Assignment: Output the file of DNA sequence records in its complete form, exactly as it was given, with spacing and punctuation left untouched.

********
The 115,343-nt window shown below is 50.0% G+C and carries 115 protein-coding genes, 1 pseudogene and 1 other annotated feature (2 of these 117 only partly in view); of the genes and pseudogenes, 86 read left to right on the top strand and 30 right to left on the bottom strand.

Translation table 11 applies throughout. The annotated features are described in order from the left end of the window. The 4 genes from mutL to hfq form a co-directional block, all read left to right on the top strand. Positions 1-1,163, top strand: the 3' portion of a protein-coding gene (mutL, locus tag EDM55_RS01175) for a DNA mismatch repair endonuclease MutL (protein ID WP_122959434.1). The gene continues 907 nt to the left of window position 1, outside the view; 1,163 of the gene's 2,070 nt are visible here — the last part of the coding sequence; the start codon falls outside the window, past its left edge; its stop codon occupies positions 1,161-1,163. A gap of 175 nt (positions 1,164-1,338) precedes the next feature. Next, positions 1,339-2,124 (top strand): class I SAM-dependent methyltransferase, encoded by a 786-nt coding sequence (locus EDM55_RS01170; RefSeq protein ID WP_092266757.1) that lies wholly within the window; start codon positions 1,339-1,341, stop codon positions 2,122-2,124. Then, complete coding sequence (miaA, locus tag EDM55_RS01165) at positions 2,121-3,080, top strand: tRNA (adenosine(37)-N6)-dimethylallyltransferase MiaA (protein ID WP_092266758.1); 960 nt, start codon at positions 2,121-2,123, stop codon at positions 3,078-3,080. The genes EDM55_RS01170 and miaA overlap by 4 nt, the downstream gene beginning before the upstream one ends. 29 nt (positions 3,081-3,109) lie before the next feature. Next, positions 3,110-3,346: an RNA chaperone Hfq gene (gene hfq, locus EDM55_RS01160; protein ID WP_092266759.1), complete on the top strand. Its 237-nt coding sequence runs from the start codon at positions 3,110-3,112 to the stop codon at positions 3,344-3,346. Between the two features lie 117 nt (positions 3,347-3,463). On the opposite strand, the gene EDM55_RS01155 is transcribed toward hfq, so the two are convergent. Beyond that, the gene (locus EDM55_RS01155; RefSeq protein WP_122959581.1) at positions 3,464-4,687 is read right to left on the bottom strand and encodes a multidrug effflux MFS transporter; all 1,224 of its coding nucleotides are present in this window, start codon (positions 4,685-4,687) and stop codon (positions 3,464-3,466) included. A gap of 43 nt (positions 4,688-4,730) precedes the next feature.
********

The 115,343-nt window shown below is 50.0% G+C and carries 115 protein-coding genes, 1 pseudogene and 1 other annotated feature (2 of these 117 only partly in view); of the genes and pseudogenes, 86 read left to right on the top strand and 30 right to left on the bottom strand.

Translation table 11 applies throughout. The annotated features are described in order from the left end of the window. The 4 genes from mutL to hfq form a co-directional block, all read left to right on the top strand. Positions 1-1,163, top strand: the 3' portion of a protein-coding gene (mutL, locus tag EDM55_RS01175) for a DNA mismatch repair endonuclease MutL (protein ID WP_122959434.1). The gene continues 907 nt to the left of window position 1, outside the view; 1,163 of the gene's 2,070 nt are visible here — the last part of the coding sequence; the start codon falls outside the window, past its left edge; its stop codon occupies positions 1,161-1,163. A gap of 175 nt (positions 1,164-1,338) precedes the next feature. Next, positions 1,339-2,124 (top strand): class I SAM-dependent methyltransferase, encoded by a 786-nt coding sequence (locus EDM55_RS01170; RefSeq protein ID WP_092266757.1) that lies wholly within the window; start codon positions 1,339-1,341, stop codon positions 2,122-2,124. Then, complete coding sequence (miaA, locus tag EDM55_RS01165) at positions 2,121-3,080, top strand: tRNA (adenosine(37)-N6)-dimethylallyltransferase MiaA (protein ID WP_092266758.1); 960 nt, start codon at positions 2,121-2,123, stop codon at positions 3,078-3,080. The genes EDM55_RS01170 and miaA overlap by 4 nt, the downstream gene beginning before the upstream one ends. 29 nt (positions 3,081-3,109) lie before the next feature. Next, positions 3,110-3,346: an RNA chaperone Hfq gene (gene hfq, locus EDM55_RS01160; protein ID WP_092266759.1), complete on the top strand. Its 237-nt coding sequence runs from the start codon at positions 3,110-3,112 to the stop codon at positions 3,344-3,346. Between the two features lie 117 nt (positions 3,347-3,463). On the opposite strand, the gene EDM55_RS01155 is transcribed toward hfq, so the two are convergent. Beyond that, the gene (locus EDM55_RS01155; RefSeq protein WP_122959581.1) at positions 3,464-4,687 is read right to left on the bottom strand and encodes a multidrug effflux MFS transporter; all 1,224 of its coding nucleotides are present in this window, start codon (positions 4,685-4,687) and stop codon (positions 3,464-3,466) included. A gap of 43 nt (positions 4,688-4,730) precedes the next feature.